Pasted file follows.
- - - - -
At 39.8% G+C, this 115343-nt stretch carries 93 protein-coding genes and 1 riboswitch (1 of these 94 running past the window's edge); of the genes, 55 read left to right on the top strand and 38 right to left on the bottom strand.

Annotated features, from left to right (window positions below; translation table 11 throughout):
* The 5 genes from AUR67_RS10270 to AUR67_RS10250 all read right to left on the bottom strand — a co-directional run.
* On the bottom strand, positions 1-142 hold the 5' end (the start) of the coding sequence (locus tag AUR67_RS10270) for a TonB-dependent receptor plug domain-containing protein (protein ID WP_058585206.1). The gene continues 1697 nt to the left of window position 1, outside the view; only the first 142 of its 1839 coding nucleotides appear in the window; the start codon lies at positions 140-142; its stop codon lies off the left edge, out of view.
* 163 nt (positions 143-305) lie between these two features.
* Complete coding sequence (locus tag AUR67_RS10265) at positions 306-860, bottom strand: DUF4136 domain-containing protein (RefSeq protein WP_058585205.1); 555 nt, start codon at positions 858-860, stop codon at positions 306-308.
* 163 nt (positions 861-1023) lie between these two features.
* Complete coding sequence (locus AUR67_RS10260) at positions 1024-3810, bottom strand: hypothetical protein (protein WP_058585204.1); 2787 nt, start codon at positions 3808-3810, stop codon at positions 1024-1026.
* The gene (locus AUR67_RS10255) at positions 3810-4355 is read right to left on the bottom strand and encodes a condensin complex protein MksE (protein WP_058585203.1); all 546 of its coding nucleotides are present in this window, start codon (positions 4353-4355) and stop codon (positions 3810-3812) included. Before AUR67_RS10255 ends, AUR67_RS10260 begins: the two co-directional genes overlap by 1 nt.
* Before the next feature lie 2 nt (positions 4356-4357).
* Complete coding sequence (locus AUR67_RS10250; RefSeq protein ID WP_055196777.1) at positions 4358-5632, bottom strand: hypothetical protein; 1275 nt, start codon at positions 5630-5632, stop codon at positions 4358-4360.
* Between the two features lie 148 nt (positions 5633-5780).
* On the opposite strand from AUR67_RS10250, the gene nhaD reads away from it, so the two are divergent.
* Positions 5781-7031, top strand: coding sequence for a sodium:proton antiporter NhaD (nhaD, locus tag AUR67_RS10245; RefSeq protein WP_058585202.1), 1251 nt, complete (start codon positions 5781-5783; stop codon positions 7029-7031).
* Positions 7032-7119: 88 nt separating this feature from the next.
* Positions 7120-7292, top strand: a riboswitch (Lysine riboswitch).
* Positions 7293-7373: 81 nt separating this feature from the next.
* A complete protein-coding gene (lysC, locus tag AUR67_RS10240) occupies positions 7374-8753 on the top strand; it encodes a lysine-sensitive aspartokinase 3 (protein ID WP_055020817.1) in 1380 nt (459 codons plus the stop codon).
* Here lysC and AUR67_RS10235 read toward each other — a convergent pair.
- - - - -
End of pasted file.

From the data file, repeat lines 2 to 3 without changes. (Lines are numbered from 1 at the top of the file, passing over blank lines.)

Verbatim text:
Annotated features, from left to right (window positions below; translation table 11 throughout):
* The 5 genes from AUR67_RS10270 to AUR67_RS10250 all read right to left on the bottom strand — a co-directional run.